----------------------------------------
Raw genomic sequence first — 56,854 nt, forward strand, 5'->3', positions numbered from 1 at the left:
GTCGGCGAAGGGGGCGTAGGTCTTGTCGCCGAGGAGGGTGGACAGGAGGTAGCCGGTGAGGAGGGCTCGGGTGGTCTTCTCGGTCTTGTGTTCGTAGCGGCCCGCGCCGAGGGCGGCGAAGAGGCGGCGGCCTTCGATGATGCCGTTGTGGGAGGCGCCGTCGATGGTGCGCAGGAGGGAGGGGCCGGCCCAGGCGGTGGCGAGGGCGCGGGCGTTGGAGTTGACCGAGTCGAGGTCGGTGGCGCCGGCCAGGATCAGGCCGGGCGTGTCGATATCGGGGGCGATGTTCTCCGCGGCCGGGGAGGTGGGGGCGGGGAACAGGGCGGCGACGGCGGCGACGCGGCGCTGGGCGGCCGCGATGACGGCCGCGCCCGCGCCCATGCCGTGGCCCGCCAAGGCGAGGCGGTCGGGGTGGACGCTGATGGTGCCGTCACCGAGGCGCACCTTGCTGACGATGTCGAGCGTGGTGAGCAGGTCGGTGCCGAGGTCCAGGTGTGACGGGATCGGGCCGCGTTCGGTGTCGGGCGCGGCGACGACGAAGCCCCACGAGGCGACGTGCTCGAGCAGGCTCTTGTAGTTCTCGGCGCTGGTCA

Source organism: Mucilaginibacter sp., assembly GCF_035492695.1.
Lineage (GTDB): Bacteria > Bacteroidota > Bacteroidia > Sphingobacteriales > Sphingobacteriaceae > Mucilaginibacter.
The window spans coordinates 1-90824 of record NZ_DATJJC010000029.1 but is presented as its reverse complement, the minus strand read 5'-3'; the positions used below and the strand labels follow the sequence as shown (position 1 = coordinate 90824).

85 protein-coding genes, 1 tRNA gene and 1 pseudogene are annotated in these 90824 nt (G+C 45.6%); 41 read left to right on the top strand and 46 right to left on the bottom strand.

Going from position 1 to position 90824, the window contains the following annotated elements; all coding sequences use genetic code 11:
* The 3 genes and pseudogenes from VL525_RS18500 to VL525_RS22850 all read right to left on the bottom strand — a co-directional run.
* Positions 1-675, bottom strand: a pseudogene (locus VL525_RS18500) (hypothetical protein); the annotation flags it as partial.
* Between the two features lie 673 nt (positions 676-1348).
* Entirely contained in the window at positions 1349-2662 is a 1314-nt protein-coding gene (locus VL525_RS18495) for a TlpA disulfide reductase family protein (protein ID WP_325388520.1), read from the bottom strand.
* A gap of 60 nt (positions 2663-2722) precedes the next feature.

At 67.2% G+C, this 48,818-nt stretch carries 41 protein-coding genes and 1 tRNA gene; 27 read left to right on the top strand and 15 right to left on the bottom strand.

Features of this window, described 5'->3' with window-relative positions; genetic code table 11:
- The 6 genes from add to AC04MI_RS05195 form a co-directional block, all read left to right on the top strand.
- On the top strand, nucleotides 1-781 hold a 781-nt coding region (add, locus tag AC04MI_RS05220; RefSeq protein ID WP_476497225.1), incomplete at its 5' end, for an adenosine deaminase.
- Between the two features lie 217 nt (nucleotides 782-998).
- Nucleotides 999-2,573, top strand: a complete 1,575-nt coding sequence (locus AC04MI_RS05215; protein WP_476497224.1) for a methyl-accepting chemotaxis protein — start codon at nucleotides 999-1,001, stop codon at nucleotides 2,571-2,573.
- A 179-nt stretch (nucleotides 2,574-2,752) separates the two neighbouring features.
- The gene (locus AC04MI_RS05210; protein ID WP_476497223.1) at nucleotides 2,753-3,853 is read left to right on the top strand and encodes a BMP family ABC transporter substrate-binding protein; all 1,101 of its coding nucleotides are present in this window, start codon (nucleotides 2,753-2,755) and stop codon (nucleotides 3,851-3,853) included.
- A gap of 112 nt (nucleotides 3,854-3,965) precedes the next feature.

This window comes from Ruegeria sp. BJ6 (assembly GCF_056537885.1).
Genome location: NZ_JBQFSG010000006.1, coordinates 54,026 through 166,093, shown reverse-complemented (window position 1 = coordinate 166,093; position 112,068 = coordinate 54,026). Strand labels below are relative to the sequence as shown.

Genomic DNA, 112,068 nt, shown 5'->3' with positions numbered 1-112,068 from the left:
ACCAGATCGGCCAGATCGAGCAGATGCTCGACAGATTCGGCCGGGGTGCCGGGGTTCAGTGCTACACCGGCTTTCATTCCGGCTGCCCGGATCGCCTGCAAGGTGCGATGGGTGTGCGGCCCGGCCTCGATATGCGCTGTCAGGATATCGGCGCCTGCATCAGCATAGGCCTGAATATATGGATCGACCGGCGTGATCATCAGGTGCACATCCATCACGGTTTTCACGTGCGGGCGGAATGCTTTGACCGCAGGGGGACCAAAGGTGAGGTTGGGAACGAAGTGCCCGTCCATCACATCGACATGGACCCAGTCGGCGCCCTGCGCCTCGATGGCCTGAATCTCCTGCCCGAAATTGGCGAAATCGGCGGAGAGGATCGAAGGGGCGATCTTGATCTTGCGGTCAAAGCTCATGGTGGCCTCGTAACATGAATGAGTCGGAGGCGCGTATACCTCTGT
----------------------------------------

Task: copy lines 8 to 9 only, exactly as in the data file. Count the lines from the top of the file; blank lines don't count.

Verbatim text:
* The 3 genes and pseudogenes from VL525_RS18500 to VL525_RS22850 all read right to left on the bottom strand — a co-directional run.
* Positions 1-675, bottom strand: a pseudogene (locus VL525_RS18500) (hypothetical protein); the annotation flags it as partial.